“In the same way, the Spirit helps us in our weakness…because the Spirit intercedes for God’s people in accordance with the will of God.” ~Romans 8:26-27

God has been teaching me most about surrender and faith, humility, trust and patience. More than anything, God has been teaching me about the protection found in Him and that, when it comes down to it, He will use even this, this and, yes, even this. He’s been teaching me that when He answers one prayer, He often answers many. We are a complex web of cries that beg for some sign of hope and comfort and, as I stand within that web, I never imagined the need for so much protection. I’ve stepped somewhere deep. The ground is fertile with God’s love and the devil knows it. I feel the tension, even as I write these words. But God can’t and won’t be compromised. I lean into that promise knowing with my whole being that things are growing in the right direction. Upwards, towards Him and Him alone.

 

Where in the world is Jessie?

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At the moment I am sitting crosslegged on the floor at my old wooden coffee table. This is where the good stuff happens. I have a cup of tea to my left and my bible to my right. On the rug next to me is Carl’s dog (and my eternal sidekick), Henry. These days his fur is shaggy and slightly unkept. He lays with his back pressed against my leg, slowly falling asleep as he listens to music. Ella, my other dog, rests with her head on a pillow on the couch behind me.

Although I have done a fine job of unintentionally confusing the majority of people in my life with my whereabouts, I am indeed here. It’s a quiet Sunday evening in the autumn colored woods of Northern Minnesota. I’ve moved out of my “tiny house” cabin and into my original lake studio, but only briefly. I don’t have running water, but I do have high speed internet. The view is gorgeous and so, therefore, all is well. Admittedly, my brief return to the States has been extended by circumstances of passport visas, commissioned paintings and final moving preparations. It’s been all-consuming, but quickly enough it is, indeed, coming together.

There are times in life when patience is required. This is not one of those times. As a matter of fact, I don’t feel like I am waiting on the Lord for any aspect of this move. Instead, it seems He is waiting on me! I feel God whispering with the sort of calm encouragement that only God can possess: “Hurry, hurry my dear…it’s ready for you as soon as you are.”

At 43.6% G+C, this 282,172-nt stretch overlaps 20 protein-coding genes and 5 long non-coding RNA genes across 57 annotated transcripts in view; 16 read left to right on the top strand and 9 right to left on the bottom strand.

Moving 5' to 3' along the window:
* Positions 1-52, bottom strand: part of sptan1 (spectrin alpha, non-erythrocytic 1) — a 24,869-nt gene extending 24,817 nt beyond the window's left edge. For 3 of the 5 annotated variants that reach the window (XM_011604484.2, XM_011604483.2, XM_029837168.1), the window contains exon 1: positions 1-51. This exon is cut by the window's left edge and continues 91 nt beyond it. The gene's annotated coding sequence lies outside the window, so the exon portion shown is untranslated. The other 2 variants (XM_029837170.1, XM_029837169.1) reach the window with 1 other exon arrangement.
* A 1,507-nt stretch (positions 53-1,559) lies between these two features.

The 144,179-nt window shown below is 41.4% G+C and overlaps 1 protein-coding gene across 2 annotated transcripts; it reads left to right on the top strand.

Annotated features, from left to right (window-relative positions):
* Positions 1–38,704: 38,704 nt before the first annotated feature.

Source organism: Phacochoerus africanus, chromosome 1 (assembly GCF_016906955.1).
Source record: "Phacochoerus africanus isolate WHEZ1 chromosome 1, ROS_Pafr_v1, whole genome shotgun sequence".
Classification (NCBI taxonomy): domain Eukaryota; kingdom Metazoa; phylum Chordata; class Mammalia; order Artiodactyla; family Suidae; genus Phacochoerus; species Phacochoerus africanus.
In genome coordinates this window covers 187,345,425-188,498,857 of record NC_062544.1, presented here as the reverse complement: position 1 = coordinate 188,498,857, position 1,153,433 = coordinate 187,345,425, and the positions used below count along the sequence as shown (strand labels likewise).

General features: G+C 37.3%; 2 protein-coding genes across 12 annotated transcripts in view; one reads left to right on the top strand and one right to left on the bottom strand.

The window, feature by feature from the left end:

As I write this now, it seems silly that I’ve allowed myself to experience so much self-created anxiety over everything. Even so, I’ll cut myself some slack because, let’s face it, this life change (giving up everything, moving to Africa) does feel like a big deal. I’m being catapulted into the Whatsnext whether I’m ready or not!

I recently learned that the original Hebrew root of “be still” doesn’t mean “be quiet”; it means “LET GO.”

LET GO
and know that I am God.   ~Psalm 46:10

Since Carl died, I’ve been living my life in an ultimate sort of surrender. I’ve been learning how to be led by a current that is both watery and electrical. It is made of faith. Like water, it simply knows the way. It is calm and knowing. Like electricity, this current is energized. Alive.

I didn’t mean to write all this tho. I was simply going to tell you where I am and what my plans are. I laugh, even as I write those words. The Great Whateverafter awaits.

Yesterday, the Whatsnext involved purchasing a plane ticket to KENYA.
I leave in less than two weeks!!

Wha? Come again?

  • Bemidji (+ multiple quick and last minute trips to Minneapolis): now-October 14th
  • Kenya (October 14th -31st): PDC Training
  • Bemidji (+ multiple quick and last minute trips to Minneapolis): November 1st-?
  • Uganda (MOVING indefinitely, with dogs!!): mid to late November

When all is said and done, I will arrive in Uganda a little later than I had originally “planned.” Am I ok with this? Absolutely!

God’s plan is perfect and things are falling into place in some pretty amazing ways.

And so? I’ll be in Kenya for two weeks for an intensive 72 hour certification course in Permaculture Design (PDC). Let me just mention that NEVER in a million years would I have ever imagined my life going in this direction.

I am happy. I’m doing this for the widows that I’m working with in Eastern Uganda. I’m doing this so that I might be a learner as well as a teacher, because it’s a thread that’s meant to be added to the master weaving. I’m doing this because I know God wants me to. It’s a seed that He wants planted in the soil of my heart so that I might share it with others too, a seed that wants to grow…into something entirely unique and new.

This is what I’m going to learn:

• Approaches to design including: mapping, designing from patterns to details, analysis of elements, using slope & orientation, zones and sectors and analysing the needs & yields of systems.

• How to increase productivity using intensive garden design strategies including: stacking, soil-building, soil biology, mulch, nutrient cycling, pest control, green manures, worms, compost & companion planting.

• How to survey landscapes for property design using simple and sophisticated tools; mapping and map making, site analysis, and assessment.

• Climate: how to read weather patterns, create and enhance micro-climates, and create design strategies for all major global climatic zones.